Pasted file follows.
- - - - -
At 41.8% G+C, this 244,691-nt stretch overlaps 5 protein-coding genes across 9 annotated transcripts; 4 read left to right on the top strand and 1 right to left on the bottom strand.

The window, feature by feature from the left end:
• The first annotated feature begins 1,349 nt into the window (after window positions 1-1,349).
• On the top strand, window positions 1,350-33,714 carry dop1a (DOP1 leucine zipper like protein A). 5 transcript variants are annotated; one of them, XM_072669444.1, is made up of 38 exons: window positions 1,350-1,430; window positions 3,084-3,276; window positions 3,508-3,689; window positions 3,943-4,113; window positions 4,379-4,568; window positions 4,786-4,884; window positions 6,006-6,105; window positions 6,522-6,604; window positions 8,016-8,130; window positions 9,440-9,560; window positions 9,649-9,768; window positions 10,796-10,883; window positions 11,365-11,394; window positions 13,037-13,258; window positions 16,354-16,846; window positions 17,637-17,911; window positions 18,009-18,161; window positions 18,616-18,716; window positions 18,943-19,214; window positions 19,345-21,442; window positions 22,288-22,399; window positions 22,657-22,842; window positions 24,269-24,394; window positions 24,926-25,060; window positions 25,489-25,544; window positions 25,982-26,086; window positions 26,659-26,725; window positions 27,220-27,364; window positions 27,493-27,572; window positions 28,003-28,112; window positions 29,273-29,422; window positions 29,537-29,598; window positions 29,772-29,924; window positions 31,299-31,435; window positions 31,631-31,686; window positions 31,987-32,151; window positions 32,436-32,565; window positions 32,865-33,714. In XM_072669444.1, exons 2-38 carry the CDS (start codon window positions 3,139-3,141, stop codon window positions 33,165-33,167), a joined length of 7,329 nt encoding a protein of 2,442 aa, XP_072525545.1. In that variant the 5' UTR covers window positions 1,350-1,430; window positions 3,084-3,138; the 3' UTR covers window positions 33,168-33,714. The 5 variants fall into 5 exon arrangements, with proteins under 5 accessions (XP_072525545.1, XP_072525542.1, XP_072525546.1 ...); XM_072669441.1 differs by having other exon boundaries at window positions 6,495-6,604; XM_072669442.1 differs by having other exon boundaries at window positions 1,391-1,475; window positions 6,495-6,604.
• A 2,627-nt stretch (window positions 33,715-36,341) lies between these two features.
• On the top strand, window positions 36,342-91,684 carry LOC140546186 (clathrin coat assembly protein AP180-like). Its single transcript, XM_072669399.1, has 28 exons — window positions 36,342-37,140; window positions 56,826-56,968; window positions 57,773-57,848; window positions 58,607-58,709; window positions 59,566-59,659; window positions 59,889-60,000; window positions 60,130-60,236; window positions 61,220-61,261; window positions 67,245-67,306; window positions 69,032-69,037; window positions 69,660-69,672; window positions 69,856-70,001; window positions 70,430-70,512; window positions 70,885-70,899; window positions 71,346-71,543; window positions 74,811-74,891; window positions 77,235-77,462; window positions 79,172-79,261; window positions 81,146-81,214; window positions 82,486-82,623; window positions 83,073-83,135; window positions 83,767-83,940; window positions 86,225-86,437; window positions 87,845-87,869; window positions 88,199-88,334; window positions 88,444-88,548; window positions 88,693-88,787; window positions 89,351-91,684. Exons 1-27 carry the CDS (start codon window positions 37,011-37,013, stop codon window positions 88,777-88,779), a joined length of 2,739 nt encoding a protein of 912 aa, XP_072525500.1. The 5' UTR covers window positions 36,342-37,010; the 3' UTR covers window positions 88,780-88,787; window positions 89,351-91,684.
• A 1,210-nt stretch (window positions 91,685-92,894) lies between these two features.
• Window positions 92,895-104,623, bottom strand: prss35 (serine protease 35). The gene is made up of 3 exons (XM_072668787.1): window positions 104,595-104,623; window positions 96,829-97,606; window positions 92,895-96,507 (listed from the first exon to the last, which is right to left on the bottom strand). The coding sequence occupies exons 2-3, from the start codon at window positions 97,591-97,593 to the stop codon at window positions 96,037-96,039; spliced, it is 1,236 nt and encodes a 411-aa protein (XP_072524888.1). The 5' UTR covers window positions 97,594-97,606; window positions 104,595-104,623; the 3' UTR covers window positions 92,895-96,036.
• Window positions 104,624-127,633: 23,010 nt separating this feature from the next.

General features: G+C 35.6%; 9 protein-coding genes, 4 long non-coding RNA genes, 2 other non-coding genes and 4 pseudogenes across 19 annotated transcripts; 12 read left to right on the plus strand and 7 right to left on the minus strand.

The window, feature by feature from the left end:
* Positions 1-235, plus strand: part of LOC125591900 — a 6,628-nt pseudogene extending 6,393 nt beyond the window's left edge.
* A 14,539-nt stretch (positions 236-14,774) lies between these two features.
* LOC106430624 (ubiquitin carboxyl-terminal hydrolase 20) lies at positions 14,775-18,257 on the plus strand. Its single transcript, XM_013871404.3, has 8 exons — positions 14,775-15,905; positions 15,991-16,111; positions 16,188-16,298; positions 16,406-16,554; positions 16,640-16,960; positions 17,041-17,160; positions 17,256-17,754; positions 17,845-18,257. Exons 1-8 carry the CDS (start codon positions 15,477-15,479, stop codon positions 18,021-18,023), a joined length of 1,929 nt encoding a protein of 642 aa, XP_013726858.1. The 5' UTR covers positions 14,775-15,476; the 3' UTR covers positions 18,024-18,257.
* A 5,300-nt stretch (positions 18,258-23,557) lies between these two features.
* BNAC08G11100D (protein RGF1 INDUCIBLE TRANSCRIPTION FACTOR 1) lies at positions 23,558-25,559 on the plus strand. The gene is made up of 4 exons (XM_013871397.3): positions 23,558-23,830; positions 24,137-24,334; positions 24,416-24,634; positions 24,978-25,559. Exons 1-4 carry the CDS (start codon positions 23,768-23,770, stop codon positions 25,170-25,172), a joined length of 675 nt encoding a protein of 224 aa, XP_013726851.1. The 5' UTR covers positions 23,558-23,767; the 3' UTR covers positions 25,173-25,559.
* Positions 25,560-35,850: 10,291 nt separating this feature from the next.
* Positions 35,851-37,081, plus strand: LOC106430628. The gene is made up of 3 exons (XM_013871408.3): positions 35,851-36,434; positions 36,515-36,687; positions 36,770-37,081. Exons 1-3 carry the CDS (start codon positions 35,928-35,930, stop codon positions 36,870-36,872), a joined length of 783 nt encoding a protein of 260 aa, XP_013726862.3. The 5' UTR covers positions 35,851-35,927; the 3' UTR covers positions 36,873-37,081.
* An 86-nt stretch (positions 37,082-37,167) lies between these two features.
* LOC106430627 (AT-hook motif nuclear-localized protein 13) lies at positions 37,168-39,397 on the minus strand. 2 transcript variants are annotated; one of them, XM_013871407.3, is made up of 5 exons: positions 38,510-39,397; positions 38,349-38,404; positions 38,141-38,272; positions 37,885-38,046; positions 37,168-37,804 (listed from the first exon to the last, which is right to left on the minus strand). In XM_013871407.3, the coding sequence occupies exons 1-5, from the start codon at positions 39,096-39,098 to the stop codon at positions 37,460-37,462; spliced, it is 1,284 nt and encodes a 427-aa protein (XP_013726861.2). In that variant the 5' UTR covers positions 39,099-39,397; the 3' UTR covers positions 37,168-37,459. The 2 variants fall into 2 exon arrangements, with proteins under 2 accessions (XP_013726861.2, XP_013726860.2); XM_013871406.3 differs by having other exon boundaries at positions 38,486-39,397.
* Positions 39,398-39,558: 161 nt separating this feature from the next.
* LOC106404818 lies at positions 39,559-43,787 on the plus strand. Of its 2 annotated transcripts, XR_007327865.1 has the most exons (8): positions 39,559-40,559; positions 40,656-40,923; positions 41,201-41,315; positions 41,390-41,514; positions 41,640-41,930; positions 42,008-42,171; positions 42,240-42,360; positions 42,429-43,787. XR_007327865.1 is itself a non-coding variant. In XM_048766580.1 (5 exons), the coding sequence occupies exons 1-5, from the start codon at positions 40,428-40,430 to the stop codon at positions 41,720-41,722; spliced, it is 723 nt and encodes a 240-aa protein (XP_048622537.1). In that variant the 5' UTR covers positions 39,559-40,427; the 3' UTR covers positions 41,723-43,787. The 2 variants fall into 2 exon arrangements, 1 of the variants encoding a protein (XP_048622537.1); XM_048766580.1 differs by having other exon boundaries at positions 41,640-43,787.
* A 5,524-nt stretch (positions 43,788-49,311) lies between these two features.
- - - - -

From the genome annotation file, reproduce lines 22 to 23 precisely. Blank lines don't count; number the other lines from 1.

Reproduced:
* LOC106404818 lies at positions 39,559-43,787 on the plus strand. Of its 2 annotated transcripts, XR_007327865.1 has the most exons (8): positions 39,559-40,559; positions 40,656-40,923; positions 41,201-41,315; positions 41,390-41,514; positions 41,640-41,930; positions 42,008-42,171; positions 42,240-42,360; positions 42,429-43,787. XR_007327865.1 is itself a non-coding variant. In XM_048766580.1 (5 exons), the coding sequence occupies exons 1-5, from the start codon at positions 40,428-40,430 to the stop codon at positions 41,720-41,722; spliced, it is 723 nt and encodes a 240-aa protein (XP_048622537.1). In that variant the 5' UTR covers positions 39,559-40,427; the 3' UTR covers positions 41,723-43,787. The 2 variants fall into 2 exon arrangements, 1 of the variants encoding a protein (XP_048622537.1); XM_048766580.1 differs by having other exon boundaries at positions 41,640-43,787.
* A 5,524-nt stretch (positions 43,788-49,311) lies between these two features.